from the every-deportation-justifies-the-lie dept
We're used to our government's security and intelligence agencies telling lies in order to justify their actions. The Director of National Intelligence, James Clapper, has achieved a sort of infamy for his "least untruthful answer" in response to questioning. (Not that this infamy has cost him his job…) Others have performed linguistic aerobics ("not under this program," "relevant to…") to stretch the truth just enough to give their activities a thin veneer of legitimacy.
The DHS does it, too. However, when it lies, it goes big, and it plays a long, long con.
For more than two decades, Sigifredo Saldana Iracheta insisted he was a U.S. citizen, repeatedly explaining to immigration officials that he was born to an American father and a Mexican mother in a city just south of the Texas border.NPR calls it an "error." Jeff Gamso, public defender and former criminal defense lawyer, calls it something else.
Year after year, the federal government rejected his claims, deporting him at least four times and at one point detaining him for nearly two years as he sought permission to join his wife and three children in South Texas.
In rejecting Saldana's bid for citizenship, the government sought to apply an old law that cited Article 314 of the Mexican Constitution, which supposedly dealt with legitimizing out-of-wedlock births. But there was a problem: The Mexican Constitution has no such article.
Our government's been lying to the courts about this since at least 1978 when the Immigration and Naturalization Service first invented Article 314 of the Mexican Constitution as a convenient way to deny citizenship to and thus deport American citizens.The opinion from the Fifth Circuit Court of Appeals isn't as generous as NPR, either.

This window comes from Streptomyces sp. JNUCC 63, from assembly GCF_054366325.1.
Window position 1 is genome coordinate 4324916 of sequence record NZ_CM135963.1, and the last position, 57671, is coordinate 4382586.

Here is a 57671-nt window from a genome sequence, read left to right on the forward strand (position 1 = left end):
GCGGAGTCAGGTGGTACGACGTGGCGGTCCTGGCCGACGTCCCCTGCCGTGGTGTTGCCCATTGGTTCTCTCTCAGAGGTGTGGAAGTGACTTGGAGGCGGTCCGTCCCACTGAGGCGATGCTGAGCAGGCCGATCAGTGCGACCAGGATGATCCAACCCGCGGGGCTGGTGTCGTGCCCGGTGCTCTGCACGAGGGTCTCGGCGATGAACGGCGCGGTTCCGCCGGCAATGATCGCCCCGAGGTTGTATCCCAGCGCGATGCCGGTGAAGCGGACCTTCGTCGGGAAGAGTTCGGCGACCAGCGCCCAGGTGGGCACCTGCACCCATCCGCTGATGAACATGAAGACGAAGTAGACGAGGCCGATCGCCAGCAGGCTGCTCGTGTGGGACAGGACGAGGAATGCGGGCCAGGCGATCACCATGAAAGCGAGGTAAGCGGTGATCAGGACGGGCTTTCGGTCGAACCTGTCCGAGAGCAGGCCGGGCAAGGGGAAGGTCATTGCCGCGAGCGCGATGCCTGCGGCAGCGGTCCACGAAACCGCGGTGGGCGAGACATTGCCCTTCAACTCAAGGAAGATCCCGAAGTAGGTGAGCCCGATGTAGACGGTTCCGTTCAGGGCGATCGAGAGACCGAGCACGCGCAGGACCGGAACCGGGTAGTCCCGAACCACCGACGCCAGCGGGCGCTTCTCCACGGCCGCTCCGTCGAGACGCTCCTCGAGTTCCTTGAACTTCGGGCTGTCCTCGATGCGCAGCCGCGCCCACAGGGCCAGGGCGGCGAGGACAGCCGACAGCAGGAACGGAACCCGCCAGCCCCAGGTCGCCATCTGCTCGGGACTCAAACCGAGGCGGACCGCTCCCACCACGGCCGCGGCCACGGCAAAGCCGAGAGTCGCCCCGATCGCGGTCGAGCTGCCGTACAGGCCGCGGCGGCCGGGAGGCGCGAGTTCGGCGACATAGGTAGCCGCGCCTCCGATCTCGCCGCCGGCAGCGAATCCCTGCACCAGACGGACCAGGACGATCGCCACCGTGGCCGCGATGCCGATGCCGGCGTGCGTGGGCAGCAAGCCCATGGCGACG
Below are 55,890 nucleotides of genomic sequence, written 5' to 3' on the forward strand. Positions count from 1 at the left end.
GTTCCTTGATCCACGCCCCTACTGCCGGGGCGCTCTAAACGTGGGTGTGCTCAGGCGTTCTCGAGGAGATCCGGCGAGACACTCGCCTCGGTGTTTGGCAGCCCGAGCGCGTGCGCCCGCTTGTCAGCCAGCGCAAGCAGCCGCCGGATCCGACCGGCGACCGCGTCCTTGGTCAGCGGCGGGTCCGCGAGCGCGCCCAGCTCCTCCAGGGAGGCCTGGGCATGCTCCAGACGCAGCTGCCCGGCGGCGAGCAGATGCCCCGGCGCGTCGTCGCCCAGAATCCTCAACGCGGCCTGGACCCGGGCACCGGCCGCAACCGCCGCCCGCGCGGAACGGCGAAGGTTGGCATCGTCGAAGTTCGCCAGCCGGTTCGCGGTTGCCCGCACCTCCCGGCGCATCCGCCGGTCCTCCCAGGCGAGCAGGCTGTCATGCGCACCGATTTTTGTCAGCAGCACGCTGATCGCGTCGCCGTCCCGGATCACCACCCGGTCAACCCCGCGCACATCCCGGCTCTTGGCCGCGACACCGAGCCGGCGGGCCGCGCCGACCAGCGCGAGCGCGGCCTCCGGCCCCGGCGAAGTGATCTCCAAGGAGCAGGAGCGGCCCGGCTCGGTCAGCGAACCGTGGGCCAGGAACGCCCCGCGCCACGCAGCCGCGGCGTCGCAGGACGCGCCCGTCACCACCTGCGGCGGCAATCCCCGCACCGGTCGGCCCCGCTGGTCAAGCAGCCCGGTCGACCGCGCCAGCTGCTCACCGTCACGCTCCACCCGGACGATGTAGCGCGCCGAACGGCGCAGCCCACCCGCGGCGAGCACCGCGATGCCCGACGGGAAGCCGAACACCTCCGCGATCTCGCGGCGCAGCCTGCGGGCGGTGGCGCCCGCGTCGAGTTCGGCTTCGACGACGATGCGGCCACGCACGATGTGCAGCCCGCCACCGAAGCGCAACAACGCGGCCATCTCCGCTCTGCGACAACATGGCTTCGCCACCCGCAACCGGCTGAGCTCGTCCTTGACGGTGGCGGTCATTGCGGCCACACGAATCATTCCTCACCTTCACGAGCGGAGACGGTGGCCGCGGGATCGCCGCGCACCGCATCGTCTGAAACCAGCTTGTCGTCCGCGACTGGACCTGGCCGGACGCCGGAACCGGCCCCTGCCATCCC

DHS officers and the Administrative Appeals Office (“AAO”) within DHS have relied on provisions of the Mexican Constitution that either never existed or do not say what DHS claims they say.The DHS, however, was very generous towards its previously uninterrupted 35-year exploitation of a non-existent constitutional article.
Saldana's case was finally resolved earlier this month, when the 5th U.S. Circuit Court of Appeals dismissed the government's explanation of a "typo" and ruled that he had been a citizen since birth.A "typo." That sounds familiar. The NSA used the same excuse for its collection of tons of domestic data when it claimed analysts accidentally entered US area codes rather than codes tied to foreign countries. It was a "typo," and the DHS never bothered to correct it for 35 years and then only because it was called out by a federal court.
And this isn't the only lie/error in the DHS' case. It also pointed to another article of the Mexican Constitution to deny Saldana's claims of citizenship -- Article 130. Fortunately, for the DHS, this article actually exists. Unfortunately for its hopes of barring Saldana from the country for the fifth time, what it says isn't anywhere near what is claimed.
The AAO also cited Article 130 of the Constitution of Mexico for the same proposition that the Constitution requires that parents be married in order for children to be legitimated. However, Article 130 provides only that marriage is a civil contract, as opposed to a religious one, and says nothing about legitimation or children.Why would the government repeatedly lie in order to prosecute and deport legal US citizens? Gamso answers this question very succinctly.
Because it can.It got away with this one for 35 years. Why should it stop? Three-and-a-half decades of reliance on a wholly fabricated article of a constitution it (correctly) assumed no one would actually bother looking up. In retrospect, it seems audacious. But the reality of the situation is that the government got away with a lie for more than three decades and that fact alone is enough to encourage it to deploy useful lies in any situation where it thinks misstating the facts will give it an edge or help it achieve its aims.